"The most fundamental characteristic of the latest irrigation mode is its behavior toward nature and the underlying attitudes on which it is based. Water in the capitalist state has no intrinsic value, no integrity that must be respected. Water is no longer valued as a divinely appointed means for survival, for producing and reproducing human life, as it was in local subsistence communities. Nor is water an awe-inspiring, animistic ally in a quest for political empire, as it was in the agrarian states. It has now become a commodity that is bought and sold and used to make other commodities that can be bought and sold and carried to the marketplace. It is, in other words, purely and abstractly a commercial instrument. All mystery disappears from its depths, all gods depart, all contemplation of its flow ceases. It becomes so many "acre-feet" banked in an account, so many "kilowatt-hours" of generating capacity to be spent, so many bales of cotton or carloads of oranges to be traded around the globe. And in that new language of market calculation lies an assertion of ultimate power over nature - of domination that is absolute, total, and free from all restraint."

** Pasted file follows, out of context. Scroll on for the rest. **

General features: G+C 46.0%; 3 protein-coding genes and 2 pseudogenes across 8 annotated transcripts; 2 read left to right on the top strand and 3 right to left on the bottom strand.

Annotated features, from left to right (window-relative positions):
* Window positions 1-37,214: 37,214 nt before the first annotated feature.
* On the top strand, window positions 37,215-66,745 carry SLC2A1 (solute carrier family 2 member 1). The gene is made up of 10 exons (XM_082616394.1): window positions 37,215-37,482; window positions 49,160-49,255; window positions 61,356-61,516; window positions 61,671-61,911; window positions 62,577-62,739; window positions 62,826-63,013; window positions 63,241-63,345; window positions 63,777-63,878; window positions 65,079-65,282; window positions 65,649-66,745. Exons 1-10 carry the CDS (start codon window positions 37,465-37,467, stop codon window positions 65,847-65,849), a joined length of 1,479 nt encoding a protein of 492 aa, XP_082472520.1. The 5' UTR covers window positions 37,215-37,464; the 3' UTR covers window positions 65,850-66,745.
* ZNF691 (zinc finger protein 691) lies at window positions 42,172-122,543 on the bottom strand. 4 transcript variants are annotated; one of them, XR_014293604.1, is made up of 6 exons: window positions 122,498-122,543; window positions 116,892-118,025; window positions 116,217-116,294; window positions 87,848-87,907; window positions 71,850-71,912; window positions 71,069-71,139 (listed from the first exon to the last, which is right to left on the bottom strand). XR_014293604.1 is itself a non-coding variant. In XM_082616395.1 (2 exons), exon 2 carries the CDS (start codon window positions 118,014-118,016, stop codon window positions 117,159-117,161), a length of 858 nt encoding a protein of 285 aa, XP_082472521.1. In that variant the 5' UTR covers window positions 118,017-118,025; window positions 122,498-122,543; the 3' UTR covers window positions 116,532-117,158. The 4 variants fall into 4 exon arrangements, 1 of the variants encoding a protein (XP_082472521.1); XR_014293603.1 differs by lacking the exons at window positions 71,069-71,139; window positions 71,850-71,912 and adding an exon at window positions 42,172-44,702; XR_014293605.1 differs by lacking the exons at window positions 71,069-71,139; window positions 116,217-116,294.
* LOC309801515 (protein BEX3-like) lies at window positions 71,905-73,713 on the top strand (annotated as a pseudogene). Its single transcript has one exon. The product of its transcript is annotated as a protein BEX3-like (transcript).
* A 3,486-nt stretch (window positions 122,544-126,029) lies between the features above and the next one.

Donald Worster in Rivers of Empire, page 52
What I believe Worster is talking about is an inherent devaluation of something when we try to value it for commodification, especially if that something as essential as water. Such commodification seems to be possible only if a money value is assigned to it. At the same time, just because something costs the same amount as something else doens't mean both of them are of the same value. This is particularly true for the valuation of the basic necessities of life - food, water - compared to those that are comparatively non-essential - say nail polish, or a computer.